As you mentioned in your reply post, if you can ship your car early and rent in the U.S., it is less expensive that way. On the other hand, if you can get yourself some VAT forms, you can save the 19% VAT on your rental and with the USD/EUR exchange rate being what it is, kind of break even on the rental prices.  

If you don't mind, I am going to give you a couple of links to use. These links help support this site.  The trick is, if you change computers, you need to come back to click the link again, please.

You'll need an Emergency Car Kit for your car.  It is mandatory in Germany to have one in any vehicle you are driving.  I ship these, myself.  www.everythingkmc.com/eck

Great prices for a rental car in the U.S. or Germany: http://bit.ly/1PYx7PQ

If you want to get winter tires, check locally for used ones first at ramsteinyardsales.com.  If you don't find what you are looking for, check TireRack using this link: http://bit.ly/2c9SfX0

If you shop at Amazon, this is our support link: http://amzn.to/2fO6R0k

2 years, 1 month ago

Thanks very much! 

I saw the car emergency kit and purchased one last night. I'm glad to have found it bc I hadn't yet been told about that requirement. 

Winter advice is much needed! I'm worried about winter driving in the first place. Where I live it is currently 70 degrees in the day so you can imagine I have very little real winter experience. I'm looking forward to learning though. I like cold (from what I've exp so far)

Im going to try to find out about the VAT forms  i was wondering what VAT was because I saw it on a few things (PS4 and the few cars I looked at)


To the poster about bus and trains - thank you, too. We will try different things out. We are pretty sure we want to live out on the economy so having as many transportation options as possible will be good. My daughter is 16 so she will need to be able to find her way around. (She hasn't gotten her license here yet so can't drive overseas I'm told. Only has a permit) 

I always like to know as much as possible up front but I suppose some things I will need to experience and experiment with when we arrive


 



2 years, 1 month ago

Quote by trek621:

Thanks very much! 

I saw the car emergency kit and purchased one last night. I'm glad to have found it bc I hadn't yet been told about that requirement. 

Winter advice is much needed! I'm worried about winter driving in the first place. Where I live it is currently 70 degrees in the day so you can imagine I have very little real winter experience. I'm looking forward to learning though. I like cold (from what I've exp so far)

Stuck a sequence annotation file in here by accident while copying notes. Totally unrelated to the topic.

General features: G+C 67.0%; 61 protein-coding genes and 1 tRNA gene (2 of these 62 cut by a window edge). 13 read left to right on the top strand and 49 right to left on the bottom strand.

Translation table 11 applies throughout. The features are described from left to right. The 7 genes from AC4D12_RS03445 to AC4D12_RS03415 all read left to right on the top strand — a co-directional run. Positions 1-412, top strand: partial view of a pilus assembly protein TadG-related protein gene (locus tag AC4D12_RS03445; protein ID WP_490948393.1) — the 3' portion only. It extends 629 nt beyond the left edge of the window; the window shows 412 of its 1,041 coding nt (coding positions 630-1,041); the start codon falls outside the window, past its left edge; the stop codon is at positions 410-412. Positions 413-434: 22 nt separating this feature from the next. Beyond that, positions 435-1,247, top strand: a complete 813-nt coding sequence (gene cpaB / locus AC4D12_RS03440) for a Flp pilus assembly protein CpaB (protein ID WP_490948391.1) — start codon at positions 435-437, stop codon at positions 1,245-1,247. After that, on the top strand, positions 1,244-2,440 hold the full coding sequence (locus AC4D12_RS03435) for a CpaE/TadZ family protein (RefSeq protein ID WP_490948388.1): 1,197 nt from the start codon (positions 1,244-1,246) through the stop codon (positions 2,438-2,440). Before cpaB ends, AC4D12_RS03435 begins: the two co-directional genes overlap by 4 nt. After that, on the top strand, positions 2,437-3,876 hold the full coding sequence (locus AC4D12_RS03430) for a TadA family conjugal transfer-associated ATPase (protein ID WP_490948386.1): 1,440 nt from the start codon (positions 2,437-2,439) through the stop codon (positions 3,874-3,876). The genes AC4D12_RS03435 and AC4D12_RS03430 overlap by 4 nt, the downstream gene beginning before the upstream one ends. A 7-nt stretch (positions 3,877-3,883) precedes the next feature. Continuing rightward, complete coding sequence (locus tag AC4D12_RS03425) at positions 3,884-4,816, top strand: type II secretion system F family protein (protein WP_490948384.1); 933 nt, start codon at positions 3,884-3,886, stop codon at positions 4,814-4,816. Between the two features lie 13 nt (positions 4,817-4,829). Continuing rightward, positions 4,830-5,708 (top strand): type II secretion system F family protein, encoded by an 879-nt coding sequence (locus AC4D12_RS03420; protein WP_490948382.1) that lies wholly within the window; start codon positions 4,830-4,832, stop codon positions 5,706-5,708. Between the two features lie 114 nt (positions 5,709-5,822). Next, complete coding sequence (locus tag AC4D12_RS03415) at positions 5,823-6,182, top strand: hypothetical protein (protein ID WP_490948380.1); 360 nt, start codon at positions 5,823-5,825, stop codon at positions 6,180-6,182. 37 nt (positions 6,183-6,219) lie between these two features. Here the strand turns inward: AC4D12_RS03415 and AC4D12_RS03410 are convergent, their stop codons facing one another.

Im going to try to find out about the VAT forms  i was wondering what VAT was because I saw it on a few things (PS4 and the few cars I looked at)


To the poster about bus and trains - thank you, too. We will try different things out. We are pretty sure we want to live out on the economy so having as many transportation options as possible will be good. My daughter is 16 so she will need to be able to find her way around. (She hasn't gotten her license here yet so can't drive overseas I'm told. Only has a permit) 

I always like to know as much as possible up front but I suppose some things I will need to experience and experiment with when we arrive


 



Thank you!  I packed your emergency car kit, last night.  It's heading out to NC with the mail carrier in a few hours.  I appreciate your support!

2 years, 1 month ago

Hey- I got the car emergency kit yesterday. That was super fast- thank you! That's one less thing for me to worry about!

1
2 years, 1 month ago

Quote by trek621:

Hey- I got the car emergency kit yesterday. That was super fast- thank you! That's one less thing for me to worry about!


I always ship via Priority Mail and usually ship within 1-2 business days.  I aim to please.  Enjoy your time in Germany. I loved it there and try to get back, often.

2 years, 1 month ago

here to link to the site of the german-kaiserslautern-county-Landratsamt

http://www.ramstein-gateway.com/

hope you find some infos more. Wish you, as well, a good time over here!

2 years, 1 month ago

About the daughter...hooboy. If she doesn't have a US license then she will be going through the German side if she wants to drive here. Cost is 1600 euro minimum...my son is going through it now. 14 hours of mandatory classroom time and 20-30 hours of driving time. The tests are much more difficult than anything in the US. 99% of current USAREUR license holders would fail flat out. My son understands German quite well for the lecture part but has an English-speaking guy for the behind the wheel bit.

A lot of people send their kids back to a state that has...uhh...more lax standards such as Florida (JOFTAA will likely confirm) and that US license will allow them to take the USAREUR tests (2 x written) only.

2 years, 1 month ago

Quote by Betze4Ever:

About the daughter...hooboy. If she doesn't have a US license then she will be going through the German side if she wants to drive here. Cost is 1600 euro minimum...my son is going through it now. 14 hours of mandatory classroom time and 20-30 hours of driving time. The tests are much more difficult than anything in the US. 99% of current USAREUR license holders would fail flat out. My son understands German quite well for the lecture part but has an English-speaking guy for the behind the wheel bit.